Somali vs West Indian

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'I joined a ship, which went to Liverpool, then to Lisbon. I was the only Somali on board; the rest of the crew consisted of a West Indian called Moses, a German, a Pole, and two jolly Irishmen. The German and I became great friends.

Moses and I were put on the same watch: Moses worked the port boiler, and I the starboard boiler. The shovel belonging to my boiler was a new one but the other one was old and had an impaired edge, which made it more difficult to work; invariably Moses would grab the new shovel that had been left on my side, and I had to use the bad one.

After a good many days I told him: "It is not fair that you should use the good shovel all of the time". He gave no answer. At our next watch I made sure to grab hold of it before him. He tried to snatch it from me, but I refused to let go. Then he poured upon me a torrent of insults which meant very little to me as I could hardly understand them. After we had cleaned our fires, Moses took his slice and sliced his three fires, I did the same – for by working in unison it is possible to get up steam much quicker. Having finished, I put my slice on my ash-pit damper, and leaned on my shovel while Moses was finishing his last fire, the nearest to me. When he finally pulled out the red-hot slice from the furnace, he hurled it at me with both hands saying "Take it you Arab bastard". I pulled myself up and just escaped the tool, which did no more than graze my thighs.

For the moment I remained dumbfounded. Then I thought to myself; Moses has tried to kill you, and has missed; now your turn, and don't miss him! I did not utter a sound. The Pole and the German who had kept the previous watch were still waiting for us to pass the ashes on to them. One shouted "hurry up, we want to go to bed". I said to Moses with composure: "Let us give them the ashes". "All right" he answered. I took the shovel while he was holding the sack open. I put in a few shovelfuls and then I took up the hammer which I had placed handle upwards by my side and I aimed at his skull. Fortunately for him – and still more fortunately for me – he raised his head at that very moment and the hammer missed him! It was his turn to be paralysed with stupor. Then we rushed at each other and fought like two wild animals until we were exhausted.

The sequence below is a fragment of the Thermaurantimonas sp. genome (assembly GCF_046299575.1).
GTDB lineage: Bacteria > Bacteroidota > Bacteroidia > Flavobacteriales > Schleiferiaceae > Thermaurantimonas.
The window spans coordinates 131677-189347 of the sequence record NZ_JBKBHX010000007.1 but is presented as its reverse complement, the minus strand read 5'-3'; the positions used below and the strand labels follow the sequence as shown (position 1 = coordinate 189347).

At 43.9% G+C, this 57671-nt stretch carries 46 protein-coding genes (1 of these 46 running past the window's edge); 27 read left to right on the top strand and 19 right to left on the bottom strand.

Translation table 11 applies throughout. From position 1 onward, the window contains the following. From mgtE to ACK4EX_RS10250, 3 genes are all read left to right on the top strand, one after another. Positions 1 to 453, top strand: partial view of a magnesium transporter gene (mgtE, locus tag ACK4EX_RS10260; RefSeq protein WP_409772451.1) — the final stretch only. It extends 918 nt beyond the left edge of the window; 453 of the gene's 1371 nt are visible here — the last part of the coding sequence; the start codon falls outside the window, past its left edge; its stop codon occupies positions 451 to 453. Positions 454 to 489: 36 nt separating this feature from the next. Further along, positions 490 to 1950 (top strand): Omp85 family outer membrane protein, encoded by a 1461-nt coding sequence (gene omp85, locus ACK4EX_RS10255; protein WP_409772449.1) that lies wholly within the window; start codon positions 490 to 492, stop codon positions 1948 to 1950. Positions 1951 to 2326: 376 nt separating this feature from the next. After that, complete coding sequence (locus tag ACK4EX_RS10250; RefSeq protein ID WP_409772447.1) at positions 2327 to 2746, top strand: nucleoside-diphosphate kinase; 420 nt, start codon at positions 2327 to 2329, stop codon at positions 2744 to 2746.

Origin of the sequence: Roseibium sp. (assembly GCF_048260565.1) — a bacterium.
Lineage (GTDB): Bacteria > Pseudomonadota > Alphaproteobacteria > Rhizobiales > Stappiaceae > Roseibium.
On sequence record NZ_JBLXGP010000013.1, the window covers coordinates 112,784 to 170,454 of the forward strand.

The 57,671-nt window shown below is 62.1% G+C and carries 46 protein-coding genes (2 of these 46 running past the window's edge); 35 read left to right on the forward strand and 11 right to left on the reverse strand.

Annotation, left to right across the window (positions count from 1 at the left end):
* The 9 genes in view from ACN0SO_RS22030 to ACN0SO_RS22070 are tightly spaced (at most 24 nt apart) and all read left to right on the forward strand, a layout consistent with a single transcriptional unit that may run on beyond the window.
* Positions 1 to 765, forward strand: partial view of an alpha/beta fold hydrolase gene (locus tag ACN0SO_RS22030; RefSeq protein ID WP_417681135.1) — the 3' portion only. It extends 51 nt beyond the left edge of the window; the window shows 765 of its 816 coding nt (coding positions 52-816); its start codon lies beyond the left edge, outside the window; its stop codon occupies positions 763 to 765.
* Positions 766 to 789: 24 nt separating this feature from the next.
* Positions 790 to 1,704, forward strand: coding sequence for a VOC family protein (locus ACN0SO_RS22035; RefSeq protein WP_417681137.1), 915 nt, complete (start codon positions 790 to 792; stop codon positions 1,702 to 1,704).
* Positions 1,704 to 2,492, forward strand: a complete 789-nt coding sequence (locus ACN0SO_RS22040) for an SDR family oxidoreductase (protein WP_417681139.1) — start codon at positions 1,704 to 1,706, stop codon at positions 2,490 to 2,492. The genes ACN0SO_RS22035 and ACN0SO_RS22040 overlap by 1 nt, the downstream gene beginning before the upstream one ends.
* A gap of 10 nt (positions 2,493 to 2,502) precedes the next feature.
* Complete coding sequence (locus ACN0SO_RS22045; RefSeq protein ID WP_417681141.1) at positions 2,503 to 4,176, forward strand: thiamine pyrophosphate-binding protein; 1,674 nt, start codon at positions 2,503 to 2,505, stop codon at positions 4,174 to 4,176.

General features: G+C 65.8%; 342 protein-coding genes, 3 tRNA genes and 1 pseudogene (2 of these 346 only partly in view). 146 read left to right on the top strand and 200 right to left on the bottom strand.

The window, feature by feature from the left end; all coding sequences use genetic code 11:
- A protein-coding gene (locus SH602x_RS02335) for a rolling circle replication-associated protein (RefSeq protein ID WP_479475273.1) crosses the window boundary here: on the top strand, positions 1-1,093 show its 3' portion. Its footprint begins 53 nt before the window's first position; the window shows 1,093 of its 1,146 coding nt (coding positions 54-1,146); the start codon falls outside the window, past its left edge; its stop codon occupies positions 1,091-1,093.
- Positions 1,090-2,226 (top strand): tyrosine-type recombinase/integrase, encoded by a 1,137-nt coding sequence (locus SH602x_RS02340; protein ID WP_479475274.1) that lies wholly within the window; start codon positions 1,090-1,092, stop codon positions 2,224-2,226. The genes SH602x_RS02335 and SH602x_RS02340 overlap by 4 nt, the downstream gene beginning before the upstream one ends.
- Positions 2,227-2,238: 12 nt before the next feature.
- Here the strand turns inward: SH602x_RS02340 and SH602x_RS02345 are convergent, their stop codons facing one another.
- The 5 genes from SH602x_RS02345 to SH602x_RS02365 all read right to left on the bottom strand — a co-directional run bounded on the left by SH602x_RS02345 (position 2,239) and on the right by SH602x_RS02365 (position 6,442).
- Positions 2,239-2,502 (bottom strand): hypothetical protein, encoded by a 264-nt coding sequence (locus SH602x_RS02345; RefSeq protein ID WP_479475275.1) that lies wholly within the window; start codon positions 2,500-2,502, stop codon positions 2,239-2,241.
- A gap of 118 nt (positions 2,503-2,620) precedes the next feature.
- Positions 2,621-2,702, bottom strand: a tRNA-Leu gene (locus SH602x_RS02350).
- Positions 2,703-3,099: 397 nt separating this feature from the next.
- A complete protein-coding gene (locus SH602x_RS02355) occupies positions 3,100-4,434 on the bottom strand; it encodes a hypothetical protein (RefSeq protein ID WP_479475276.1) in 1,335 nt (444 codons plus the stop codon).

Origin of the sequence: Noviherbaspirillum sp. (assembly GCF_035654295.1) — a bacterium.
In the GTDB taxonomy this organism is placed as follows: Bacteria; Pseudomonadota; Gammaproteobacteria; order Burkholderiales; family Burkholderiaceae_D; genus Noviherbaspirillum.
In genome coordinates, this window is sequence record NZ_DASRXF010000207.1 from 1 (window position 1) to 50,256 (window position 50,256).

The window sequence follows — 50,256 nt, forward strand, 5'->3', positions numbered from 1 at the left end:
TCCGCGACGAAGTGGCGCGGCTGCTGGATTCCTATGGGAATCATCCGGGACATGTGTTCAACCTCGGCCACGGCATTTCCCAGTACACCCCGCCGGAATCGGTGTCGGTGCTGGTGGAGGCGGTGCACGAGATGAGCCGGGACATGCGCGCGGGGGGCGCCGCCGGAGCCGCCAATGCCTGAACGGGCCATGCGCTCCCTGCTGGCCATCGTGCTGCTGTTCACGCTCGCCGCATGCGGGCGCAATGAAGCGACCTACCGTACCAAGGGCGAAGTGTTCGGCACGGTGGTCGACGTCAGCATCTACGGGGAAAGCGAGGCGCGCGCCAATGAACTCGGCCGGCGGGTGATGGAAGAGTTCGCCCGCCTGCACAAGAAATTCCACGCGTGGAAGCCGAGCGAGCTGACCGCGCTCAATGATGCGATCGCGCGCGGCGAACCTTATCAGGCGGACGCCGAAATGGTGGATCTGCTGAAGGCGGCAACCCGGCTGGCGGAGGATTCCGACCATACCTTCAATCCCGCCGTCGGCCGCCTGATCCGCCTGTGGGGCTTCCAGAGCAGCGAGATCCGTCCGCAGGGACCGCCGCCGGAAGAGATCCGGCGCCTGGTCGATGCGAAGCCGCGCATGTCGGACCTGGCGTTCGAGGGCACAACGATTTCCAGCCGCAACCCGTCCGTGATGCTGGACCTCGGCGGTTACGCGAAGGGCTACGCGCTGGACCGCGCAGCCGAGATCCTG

Then Moses tried to argue he had no intention to kill me, but he failed to convince me. I urged him to try recognise the truth: we have both tried to murder one another, but we have shown ourselves very bad marksmen. At the same time we realised what fools we had been. If one of us had killed the other he would have been hanged and nobody would have cared about either of us. And after that we became good friends.'

(Extract from R. Pankhurst (1977), 'An early Somali autobiography', pp. 355–383.)

'In January 1924, I went on a voyage to South America. In the spring, however, I returned to Whiteway. My friend told me of a place called Wembley where things from many parts of the world were to seen, and we went there together. Here we saw big machines moving by themselves and all sorts of other strange and wonderful things. I felt overwhelmed by it all. It appeared to me as if the world had been made for Europeans, who had only to stretch out their hands to bring before them, as by magic, all the products of the Universe.

After the first afternoon at Wembley, we went to Bloomsbury to get a lodging as we had decided to stay a week. Most lodging places were full, but, to my friend’s amazement, even those house-keepers who had a spare room would not take me in. Tired and disheartened, we thought we would try Rowton House, where we thought anybody would be given a night’s lodging; but here also we were politely told: “The establishment does not accept coloured gentlemen”. We dragged ourselves on, until, at last, we were given hospitality by an old Russian Jew who had tramped through Siberia to China.

On the day we were to return, I arranged to meet Gassy [Gaspard] at the British Museum, but I lost my way in the tubes as I could not read the names of the stations quickly enough. Having missed the train at Paddington I did not arrive at Stroud until late at night. I searched all over the town but could not find anyone who would let me a room for the night. At last I found a policeman in plain clothes who did his best to help me to find a lodging. He tried many places and presented me as a British subject who had served in the navy during the war; at last, as he himself was giving up hope, we found a kind old lady who agreed to put me up. The next morning I walked back to Whiteway.'

(Extract from R. Pankhurst (1977), 'An early Somali autobiography', p.374)
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